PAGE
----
Burning wood can be a very economical, and cozy, way to heat your home through the cold winter months. Caution must be taken however, to ensure that the fire burns safely and efficiently. Burning anything other than cured wood, or a fireplace that does not properly vent, can fill your home with dangerous toxins. The American Lung Association offers these tips to minimize the expense and environmental effects of indoor wood burning:
- Only burn seasoned firewood. Never burn painted or treated wood, plastics, glossy magazines, particle board or plywood. These materials release toxic chemicals into the air that can damage your fireplace, and be harmful to your health.
- Give your wood about a year to fully cure before you burn it. This allows enough time for the wood to completely dry out. You can test it by hitting two pieces together. If you get a sharp crack, the wood is ready to be burned. If you get a dull thud, it is not ready yet.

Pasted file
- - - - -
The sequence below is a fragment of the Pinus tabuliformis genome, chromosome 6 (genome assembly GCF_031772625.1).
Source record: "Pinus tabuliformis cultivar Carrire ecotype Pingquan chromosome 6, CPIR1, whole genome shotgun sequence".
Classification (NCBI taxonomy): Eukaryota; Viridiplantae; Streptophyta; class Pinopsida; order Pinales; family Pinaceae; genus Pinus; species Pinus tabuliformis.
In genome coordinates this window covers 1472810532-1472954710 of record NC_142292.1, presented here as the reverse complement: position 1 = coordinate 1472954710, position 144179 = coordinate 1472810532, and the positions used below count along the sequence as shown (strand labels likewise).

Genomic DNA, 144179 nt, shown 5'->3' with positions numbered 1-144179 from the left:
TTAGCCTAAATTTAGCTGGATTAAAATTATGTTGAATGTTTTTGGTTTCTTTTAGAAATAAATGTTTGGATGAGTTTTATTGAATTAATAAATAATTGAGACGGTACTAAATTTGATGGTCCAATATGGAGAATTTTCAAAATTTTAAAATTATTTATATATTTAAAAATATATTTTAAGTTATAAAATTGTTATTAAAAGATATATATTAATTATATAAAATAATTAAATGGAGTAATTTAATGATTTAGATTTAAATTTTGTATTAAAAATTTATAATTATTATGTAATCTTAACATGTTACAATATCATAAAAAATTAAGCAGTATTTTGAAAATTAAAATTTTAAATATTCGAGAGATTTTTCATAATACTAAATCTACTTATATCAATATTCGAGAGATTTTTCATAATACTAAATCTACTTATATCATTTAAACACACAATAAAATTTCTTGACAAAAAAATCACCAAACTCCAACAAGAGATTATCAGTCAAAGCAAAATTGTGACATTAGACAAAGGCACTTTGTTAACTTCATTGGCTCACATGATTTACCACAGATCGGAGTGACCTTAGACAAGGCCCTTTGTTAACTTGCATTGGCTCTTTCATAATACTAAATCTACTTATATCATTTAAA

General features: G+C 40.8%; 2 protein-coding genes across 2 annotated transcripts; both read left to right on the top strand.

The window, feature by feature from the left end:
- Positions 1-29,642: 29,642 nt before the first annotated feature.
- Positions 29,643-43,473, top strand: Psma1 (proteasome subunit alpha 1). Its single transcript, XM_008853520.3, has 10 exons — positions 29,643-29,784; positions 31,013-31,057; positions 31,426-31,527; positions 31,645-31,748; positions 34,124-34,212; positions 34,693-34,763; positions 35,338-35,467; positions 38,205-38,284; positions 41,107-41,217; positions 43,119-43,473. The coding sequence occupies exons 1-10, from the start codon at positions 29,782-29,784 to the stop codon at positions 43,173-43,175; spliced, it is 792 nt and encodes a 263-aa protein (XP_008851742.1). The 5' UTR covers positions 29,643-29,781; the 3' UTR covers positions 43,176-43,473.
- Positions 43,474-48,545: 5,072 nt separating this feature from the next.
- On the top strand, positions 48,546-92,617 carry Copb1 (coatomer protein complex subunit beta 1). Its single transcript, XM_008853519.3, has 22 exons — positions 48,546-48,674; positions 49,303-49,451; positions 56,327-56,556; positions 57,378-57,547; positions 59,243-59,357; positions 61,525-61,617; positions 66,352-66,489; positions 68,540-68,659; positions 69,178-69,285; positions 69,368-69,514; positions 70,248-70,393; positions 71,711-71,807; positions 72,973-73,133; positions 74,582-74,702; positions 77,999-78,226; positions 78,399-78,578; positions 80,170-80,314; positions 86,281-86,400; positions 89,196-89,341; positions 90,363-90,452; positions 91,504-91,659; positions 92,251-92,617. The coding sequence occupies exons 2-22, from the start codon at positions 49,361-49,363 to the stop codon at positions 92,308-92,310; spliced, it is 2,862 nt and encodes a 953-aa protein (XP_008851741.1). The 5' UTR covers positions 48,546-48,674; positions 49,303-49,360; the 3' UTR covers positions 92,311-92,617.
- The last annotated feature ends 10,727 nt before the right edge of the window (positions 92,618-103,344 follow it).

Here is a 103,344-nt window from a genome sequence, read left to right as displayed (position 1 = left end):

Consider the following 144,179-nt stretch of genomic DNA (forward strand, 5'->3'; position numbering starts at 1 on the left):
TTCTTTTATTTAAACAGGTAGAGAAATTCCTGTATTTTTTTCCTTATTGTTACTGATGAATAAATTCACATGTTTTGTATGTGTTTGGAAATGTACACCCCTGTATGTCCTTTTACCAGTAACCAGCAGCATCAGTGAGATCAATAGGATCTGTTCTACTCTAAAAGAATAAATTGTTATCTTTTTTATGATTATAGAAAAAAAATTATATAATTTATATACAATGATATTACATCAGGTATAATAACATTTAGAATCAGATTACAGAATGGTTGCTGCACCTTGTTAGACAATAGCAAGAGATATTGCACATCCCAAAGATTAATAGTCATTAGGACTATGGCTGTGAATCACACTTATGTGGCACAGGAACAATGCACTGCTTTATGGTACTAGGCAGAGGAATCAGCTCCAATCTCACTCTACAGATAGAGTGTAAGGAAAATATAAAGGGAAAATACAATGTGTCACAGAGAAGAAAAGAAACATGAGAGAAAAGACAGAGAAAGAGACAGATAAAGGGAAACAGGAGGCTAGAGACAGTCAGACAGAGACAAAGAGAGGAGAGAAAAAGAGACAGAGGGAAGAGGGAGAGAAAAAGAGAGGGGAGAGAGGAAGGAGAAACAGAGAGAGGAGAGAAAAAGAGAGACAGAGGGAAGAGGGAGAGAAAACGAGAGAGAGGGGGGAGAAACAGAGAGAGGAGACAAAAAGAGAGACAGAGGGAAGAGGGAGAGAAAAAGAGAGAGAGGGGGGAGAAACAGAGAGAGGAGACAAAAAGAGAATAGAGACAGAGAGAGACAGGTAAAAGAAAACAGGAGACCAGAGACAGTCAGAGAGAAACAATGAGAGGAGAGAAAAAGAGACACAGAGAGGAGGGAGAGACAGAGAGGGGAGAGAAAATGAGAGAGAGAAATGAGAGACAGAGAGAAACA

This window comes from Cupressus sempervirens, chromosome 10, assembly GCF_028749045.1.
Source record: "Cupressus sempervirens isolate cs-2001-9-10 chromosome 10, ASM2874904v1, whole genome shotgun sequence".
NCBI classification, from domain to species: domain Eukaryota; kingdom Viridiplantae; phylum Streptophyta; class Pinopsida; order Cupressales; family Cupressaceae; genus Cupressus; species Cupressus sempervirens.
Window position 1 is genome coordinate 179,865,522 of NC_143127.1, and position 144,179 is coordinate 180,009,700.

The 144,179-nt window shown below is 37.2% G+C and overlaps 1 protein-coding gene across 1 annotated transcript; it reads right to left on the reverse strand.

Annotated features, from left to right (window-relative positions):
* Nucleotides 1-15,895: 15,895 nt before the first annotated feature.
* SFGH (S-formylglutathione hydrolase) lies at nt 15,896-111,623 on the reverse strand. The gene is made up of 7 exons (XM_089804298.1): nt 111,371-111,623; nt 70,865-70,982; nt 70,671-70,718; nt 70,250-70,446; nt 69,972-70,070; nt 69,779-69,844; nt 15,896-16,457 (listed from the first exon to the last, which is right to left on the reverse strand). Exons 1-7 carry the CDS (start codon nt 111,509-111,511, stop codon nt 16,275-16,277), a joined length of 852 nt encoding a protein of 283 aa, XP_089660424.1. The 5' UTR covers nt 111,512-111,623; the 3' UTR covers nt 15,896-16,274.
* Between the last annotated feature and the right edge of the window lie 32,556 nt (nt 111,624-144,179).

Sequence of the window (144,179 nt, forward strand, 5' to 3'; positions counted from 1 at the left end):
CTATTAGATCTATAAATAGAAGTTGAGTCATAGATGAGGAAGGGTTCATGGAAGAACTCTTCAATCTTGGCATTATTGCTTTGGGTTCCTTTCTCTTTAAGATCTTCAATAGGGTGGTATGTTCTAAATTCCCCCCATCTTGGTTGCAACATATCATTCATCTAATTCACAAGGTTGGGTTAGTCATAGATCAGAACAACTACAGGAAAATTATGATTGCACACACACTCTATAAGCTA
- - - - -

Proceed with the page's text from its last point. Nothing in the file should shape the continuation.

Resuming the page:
- Split your firewood. Wood dries from the surface inward, so splitting helps it dry much faster. Split your wood into 4-6 inches in diameter. The more surface area is exposed to the flame, the better the wood will burn.
- Store wood outside in a place sheltered from weather that allows air to circulate. Don’t store it directly on the ground – instead block up the woodpile a couple of inches from the ground. And only keep a small amount of wood inside your home. Bringing in a lot of wood to dry in the home will release a lot of humidity in the home.
- Be sure your fire gets enough air while it is burning. This will ensure it burns hot and clean. Have your chimney inspected once a year for obstructions in the liner that will prevent the flow of smoke up and out of the house.
Chim Chimmey’s professional Chimney Sweeps can inspect your fireplace and chimney and ensure you are burning wood as efficiently and safely, as possible.